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Katrina Navickas

A Self-Portrait

Lucy's factory
Lucy's factory, Jericho, Oxford

I think I have synaesthesia but I'm never quite sure. I see colours when certain notes or chords are played. It's why I like listening to music so much, especially at live gigs. Post-rock in particular arouses purples, dark blues, sparks of yellow in my eyes. Do I like post-rock because I can hear colours, or is it that when I hear my favourite music I see colours? Certain letters and numbers have colours as well - the letter 'e' is green, the number '2' is canary yellow as is the note C on a stave, the word 'three' is orangey-brown. I don't know whether this is just an engrained memory of coloured alphabet wallcharts at school or if it is really synaesthesia. I remember envisioning dates and the school calendar as a continuous bumpy line when I was younger as well, though I can't do it now.

I suppose my possible synaesthesia sums up a lot about me. Have I really got it or do I wish I had it? I'm sometimes described as being deliberately contrary. I like to go against the grain but often I'm doing it self-consciously. Am I really eccentric? Or, because I know I'm asking myself this question, I know I'm not eccentric and do it deliberately. Hence I don't follow fashion too much, wear brightly coloured hats, won't have a mobile phone on purpose.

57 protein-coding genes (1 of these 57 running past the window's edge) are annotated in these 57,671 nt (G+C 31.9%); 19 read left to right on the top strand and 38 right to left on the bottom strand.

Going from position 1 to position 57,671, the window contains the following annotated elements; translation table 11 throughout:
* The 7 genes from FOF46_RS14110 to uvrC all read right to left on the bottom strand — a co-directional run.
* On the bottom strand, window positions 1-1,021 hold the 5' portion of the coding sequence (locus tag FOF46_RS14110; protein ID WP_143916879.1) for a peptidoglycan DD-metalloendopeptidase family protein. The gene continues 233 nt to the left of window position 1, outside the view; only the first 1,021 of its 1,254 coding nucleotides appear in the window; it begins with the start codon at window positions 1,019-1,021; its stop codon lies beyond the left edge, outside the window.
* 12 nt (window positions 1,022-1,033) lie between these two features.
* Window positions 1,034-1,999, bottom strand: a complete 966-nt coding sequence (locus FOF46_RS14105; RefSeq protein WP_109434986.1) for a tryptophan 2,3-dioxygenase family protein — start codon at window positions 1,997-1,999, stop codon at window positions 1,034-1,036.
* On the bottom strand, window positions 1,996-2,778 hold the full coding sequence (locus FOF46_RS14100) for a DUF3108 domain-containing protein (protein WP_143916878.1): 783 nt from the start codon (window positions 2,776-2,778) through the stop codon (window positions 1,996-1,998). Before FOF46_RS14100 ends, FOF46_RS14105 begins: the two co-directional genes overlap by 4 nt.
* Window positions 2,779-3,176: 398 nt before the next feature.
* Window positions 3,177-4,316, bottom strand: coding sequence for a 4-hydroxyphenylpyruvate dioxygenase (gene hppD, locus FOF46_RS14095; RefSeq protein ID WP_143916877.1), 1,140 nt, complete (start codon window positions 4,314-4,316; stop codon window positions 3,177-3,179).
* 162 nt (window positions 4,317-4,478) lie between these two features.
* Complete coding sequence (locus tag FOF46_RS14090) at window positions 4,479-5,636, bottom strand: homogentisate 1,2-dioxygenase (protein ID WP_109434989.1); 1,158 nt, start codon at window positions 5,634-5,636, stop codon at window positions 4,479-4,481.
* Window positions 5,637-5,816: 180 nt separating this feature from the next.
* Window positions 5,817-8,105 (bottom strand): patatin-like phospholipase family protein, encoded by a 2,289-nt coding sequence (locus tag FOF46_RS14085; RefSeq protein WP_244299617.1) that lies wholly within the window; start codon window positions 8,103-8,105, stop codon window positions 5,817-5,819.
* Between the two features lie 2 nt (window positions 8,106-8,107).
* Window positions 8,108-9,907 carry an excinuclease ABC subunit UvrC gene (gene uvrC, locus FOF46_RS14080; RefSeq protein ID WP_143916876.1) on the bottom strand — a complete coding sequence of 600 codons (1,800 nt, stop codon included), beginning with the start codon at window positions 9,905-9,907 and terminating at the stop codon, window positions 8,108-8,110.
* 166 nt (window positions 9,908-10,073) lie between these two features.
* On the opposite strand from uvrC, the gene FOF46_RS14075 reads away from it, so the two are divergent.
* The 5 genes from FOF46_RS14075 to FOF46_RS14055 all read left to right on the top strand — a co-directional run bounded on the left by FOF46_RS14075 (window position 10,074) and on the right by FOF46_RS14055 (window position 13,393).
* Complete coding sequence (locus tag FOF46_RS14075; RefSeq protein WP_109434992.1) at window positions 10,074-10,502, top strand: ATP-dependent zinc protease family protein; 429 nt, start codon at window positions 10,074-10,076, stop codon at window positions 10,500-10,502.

Perhaps it comes from me being a northerner in a town full of southerners and tourists. A conscious northerner at that. When I arrived here over six years ago I felt like I was the only person with a North West accent. But I didn't fade into a sloaney drawl; I rather kept my distinctive voice. Some would find that annoying or pretentious, but it's not. I'm proud of my accent because without regional accents Britain would be a very dull place. As a historian of regional culture, I'm conscious that regional accents are fading all the time, merging into one another in the towns and losing dialect. I like the Oxfordshire accent, the slightly West Country tinge about it, but it is mainly the accent of the working class and inhabitants of the villages.